EMU: Industrial Production

Thu Jan 11 04:00:00 CST 2018

Consensus Actual Previous Revised
Month over Month 0.6% 1.0% 0.2% 0.4%
Year over Year 3.2% 3.2% 3.7% 3.9%

November was an excellent month for Eurozone goods production. Excluding construction, output rose a very robust 1.0 percent versus October, itself revised up to show a 0.4 percent gain. The latest increase was comfortably stronger than the market consensus and a dip in annual workday adjusted growth from 3.9 percent to 3.2 percent simply reflected negative base effects. Production has now shown positive monthly growth in four of the last five months.

Moreover, November's monthly surge was reassuringly broad-based. Hence, amongst the major subsectors, capital goods output was up some 3.0 percent while durable consumer goods rose 1.6 percent and intermediates 1.1 percent. Non-durables also edged 0.1 percent firmer while the volatile energy category was flat.

Regionally amongst the larger member states, output expanded fully 3.6 percent on the month in Germany and was 1.0 percent higher in Spain. In addition, all the signs are that Italy (data due tomorrow) was not far behind. France lagged with a 0.5 percent drop but this followed a 1.6 percent bounce last time.

Eurozone industrial output grew at a quarterly 1.2 percent rate in the July-September period and, even without any further increase in December, today's data suggest that the fourth quarter will match that rate. The sector is now enjoying near-boom conditions which should, in time, finally start to put upward pressure on wages.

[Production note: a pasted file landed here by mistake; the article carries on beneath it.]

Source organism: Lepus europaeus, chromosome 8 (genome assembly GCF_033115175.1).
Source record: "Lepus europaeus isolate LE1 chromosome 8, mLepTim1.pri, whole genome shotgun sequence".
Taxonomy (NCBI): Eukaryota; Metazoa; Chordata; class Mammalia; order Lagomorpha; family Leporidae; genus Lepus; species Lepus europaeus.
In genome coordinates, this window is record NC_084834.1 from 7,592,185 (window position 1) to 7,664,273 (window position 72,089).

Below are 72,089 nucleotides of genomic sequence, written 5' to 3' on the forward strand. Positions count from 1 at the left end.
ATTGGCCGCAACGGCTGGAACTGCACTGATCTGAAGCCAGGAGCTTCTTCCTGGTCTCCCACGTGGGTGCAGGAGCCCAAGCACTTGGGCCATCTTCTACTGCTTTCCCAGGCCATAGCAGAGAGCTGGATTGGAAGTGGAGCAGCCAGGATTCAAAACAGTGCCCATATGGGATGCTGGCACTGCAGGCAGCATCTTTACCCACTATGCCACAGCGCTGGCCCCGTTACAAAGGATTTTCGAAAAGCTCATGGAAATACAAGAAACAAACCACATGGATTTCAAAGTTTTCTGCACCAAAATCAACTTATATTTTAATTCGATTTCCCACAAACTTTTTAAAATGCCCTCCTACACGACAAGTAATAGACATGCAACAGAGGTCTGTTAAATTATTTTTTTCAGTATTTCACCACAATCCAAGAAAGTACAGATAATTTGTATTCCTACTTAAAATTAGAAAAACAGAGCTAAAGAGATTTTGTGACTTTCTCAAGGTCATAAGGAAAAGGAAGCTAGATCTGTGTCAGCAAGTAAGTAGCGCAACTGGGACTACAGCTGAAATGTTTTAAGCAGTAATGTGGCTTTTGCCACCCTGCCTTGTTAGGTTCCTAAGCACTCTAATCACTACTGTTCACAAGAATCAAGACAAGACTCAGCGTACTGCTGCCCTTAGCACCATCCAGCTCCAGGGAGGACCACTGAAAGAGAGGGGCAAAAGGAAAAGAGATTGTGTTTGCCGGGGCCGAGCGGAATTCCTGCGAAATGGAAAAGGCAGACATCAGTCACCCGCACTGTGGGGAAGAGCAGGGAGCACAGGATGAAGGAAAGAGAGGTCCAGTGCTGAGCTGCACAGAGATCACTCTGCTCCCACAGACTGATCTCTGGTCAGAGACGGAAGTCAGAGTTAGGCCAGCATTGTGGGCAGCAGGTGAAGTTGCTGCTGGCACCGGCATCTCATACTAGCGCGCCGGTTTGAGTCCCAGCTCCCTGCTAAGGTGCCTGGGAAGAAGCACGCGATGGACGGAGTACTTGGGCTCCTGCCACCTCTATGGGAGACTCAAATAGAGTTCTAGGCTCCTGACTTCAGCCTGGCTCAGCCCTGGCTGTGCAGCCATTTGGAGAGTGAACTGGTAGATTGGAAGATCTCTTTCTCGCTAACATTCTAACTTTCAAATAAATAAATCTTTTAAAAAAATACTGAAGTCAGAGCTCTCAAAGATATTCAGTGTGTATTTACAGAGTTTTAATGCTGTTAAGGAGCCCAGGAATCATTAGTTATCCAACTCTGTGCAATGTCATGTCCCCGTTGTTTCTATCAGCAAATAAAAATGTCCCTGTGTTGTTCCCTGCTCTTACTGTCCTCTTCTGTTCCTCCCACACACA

Industrial production measures the physical output of factories, mines and utilities. The measure provided by Eurostat excludes the volatile construction subsector for which data are released a few days later.

Industrial production measures changes in the volume of output for the EMU's member states. The industrial production index provides a measure of the volume trend in value added at factor cost over a given reference period, excluding VAT and other similar deductible taxes. The preferred number is industrial production excluding construction. As with other EMU statistics, the data are provided by the national statistics offices to Eurostat (the European Union statistical agency) where it is combined to produce an overall output measure.

Investors want to keep their finger on the pulse of the economy because it usually dictates how various types of investments will perform. The stock market likes to see healthy economic growth because that translates to higher corporate profits. The bond market prefers more subdued growth that will not lead to inflationary pressures. By tracking economic data such as industrial production, investors will know what the economic backdrop is for these markets and their portfolios.